Amid all the squabbles and revisions, it’s unsurprising that so many people who once cared passionately about Ground Zero have simply lost track of the developments there and have stopped caring. This summer, the success of the first movies about 9/11, and acclaim for a clutch of important novels dealing with the subject, showed that the public is still hungry to make sense of the tragedy and what it means for America. But they are no longer looking to architects, contractors, and developers for answers. By the end of the day on September 11, 2001, it was clear that the terrorists’ act had enormous symbolic power in the eyes of the world, and, in the months that followed, a consensus arose that whatever happened at Ground Zero should make a powerful symbolic statement of our own—of the values that America, and New York, stand for. Five years after the terrorist attacks, the saddest thing about all the many absurdities surrounding the rebuilding—the personal wrangles and group rivalries that have obscured any sense of commonality, the pious statements masking an utter lack of conviction, the maxed-out budgets and cut corners—is that they may say a lot more about us than we’d like to think.
    While I think that anyone who thinks Lincoln Center is crap architecture is an idiot and has absolutely no business being a critic, it doesn't mean he can't have a couple good points.

  11. #3191
    Disgruntled Optimist lofter1's Avatar
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    Nail on the Head:

    Five years after the terrorist attacks, the saddest thing about all the many absurdities surrounding the rebuilding — the personal wrangles and group rivalries that have obscured any sense of commonality, the pious statements masking an utter lack of conviction, the maxed-out budgets and cut corners — is that they may say a lot more about us than we’d like to think.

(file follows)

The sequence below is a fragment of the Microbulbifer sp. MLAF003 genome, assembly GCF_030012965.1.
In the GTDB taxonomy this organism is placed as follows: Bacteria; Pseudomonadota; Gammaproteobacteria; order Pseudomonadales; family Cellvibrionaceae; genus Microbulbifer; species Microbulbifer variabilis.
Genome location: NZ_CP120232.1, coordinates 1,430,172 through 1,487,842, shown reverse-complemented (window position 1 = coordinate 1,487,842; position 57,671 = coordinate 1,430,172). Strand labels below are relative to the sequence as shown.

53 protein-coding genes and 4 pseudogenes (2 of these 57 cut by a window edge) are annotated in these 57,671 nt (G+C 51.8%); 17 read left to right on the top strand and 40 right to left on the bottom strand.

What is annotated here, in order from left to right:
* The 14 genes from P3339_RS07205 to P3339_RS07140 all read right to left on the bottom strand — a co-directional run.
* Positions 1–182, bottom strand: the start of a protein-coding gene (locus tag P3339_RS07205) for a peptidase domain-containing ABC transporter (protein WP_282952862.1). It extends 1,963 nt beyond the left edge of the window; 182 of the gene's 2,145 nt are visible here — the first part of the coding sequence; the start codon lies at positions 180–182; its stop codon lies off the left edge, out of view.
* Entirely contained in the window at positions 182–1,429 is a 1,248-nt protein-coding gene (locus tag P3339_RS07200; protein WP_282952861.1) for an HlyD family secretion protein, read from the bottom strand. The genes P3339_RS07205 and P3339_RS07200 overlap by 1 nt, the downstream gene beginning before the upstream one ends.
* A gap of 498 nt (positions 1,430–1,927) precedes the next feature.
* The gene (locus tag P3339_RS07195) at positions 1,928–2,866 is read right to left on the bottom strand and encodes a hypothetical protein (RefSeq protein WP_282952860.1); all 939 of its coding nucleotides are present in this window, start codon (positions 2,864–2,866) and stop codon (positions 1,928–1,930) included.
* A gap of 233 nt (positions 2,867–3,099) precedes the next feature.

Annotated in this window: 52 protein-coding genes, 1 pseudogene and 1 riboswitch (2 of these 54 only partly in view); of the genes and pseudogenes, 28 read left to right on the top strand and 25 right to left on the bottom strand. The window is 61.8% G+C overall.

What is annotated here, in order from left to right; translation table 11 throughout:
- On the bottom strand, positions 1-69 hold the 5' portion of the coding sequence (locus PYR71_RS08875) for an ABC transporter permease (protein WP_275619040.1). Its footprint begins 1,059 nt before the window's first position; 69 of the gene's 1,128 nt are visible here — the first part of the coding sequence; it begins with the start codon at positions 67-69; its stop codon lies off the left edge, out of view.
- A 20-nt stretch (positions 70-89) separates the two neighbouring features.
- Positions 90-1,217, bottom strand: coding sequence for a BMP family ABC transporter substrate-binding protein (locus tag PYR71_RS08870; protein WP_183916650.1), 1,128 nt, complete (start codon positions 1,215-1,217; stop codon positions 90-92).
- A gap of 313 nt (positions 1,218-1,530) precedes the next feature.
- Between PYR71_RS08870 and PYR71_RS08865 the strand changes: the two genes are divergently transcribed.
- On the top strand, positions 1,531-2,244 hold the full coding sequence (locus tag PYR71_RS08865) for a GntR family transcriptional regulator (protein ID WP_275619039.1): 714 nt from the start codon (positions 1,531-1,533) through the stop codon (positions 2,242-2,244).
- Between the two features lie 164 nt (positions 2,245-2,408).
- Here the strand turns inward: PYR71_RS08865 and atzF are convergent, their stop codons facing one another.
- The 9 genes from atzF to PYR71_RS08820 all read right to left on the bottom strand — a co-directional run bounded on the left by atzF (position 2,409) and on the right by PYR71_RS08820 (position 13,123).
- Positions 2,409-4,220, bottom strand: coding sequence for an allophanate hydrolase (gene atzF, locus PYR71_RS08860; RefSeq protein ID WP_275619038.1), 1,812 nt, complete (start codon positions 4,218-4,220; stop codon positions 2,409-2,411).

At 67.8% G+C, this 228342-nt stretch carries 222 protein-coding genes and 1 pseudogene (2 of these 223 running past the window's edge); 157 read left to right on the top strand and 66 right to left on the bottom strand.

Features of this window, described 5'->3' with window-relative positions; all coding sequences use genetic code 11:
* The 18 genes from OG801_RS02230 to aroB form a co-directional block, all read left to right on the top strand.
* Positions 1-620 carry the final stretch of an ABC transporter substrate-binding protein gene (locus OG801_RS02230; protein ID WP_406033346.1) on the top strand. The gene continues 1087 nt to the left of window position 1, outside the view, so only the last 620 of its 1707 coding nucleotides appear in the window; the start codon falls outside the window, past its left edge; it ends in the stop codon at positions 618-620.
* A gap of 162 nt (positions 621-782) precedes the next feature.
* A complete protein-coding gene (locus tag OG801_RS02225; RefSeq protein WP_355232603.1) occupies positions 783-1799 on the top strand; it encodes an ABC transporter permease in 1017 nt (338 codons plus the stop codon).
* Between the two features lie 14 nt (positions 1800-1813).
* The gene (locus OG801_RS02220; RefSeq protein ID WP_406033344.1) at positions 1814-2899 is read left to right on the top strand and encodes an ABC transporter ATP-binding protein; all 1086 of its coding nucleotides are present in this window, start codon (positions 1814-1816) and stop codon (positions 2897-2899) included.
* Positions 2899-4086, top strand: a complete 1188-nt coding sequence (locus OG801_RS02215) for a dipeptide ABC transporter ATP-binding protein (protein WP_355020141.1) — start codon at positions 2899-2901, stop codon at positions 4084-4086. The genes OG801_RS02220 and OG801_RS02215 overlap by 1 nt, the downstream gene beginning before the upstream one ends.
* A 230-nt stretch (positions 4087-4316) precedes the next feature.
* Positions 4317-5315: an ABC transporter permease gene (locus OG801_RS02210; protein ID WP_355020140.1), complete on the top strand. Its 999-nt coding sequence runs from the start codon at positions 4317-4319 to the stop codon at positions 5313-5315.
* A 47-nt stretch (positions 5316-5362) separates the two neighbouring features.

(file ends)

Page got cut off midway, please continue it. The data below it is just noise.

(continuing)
12. #3192

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    Just a cliche. The final plan, while far from perfect, is far better than either Goldberger's beloved Libeskind plan, or the pathetic alternatives (low-rise apartment buildings and off-broadway theaters) that Goldberger has in mind. The reason we have lost five years is because the bureaucrats wasted too much time listening to the Paul Goldbergers of the world.

  13. #3193
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    I've been mulling this possibility for a couple of weeks, but what are the chances that the perfroming arts center gets turned into and office building? I'm not expecting another tower, but a low to midrise.

  14. #3194

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    Im wondering what's happened to the rebuilding of the World Trade Center Hotel?

  15. #3195
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    Quote Originally Posted by STR View Post

    ... what are the chances that the perfroming arts center gets turned into and office building? I'm not expecting another tower, but a low to midrise.
    That would suck.

    Not just for the loss of the PAC and the arts in general at the WTC site (although with the way Pataki has dragged some organizations through the mud I wonder what we'd end up with) but because a tower between 1WTC + 2WTC would not be good design-wise for either of those towers or for the site as a whole.

    Towers need some air between them (this is one of my big aarguements with 12 Barclay -- it eats the air around the Woolworth). If you stack towers like fence posts side by side by side by side it just isn't the same.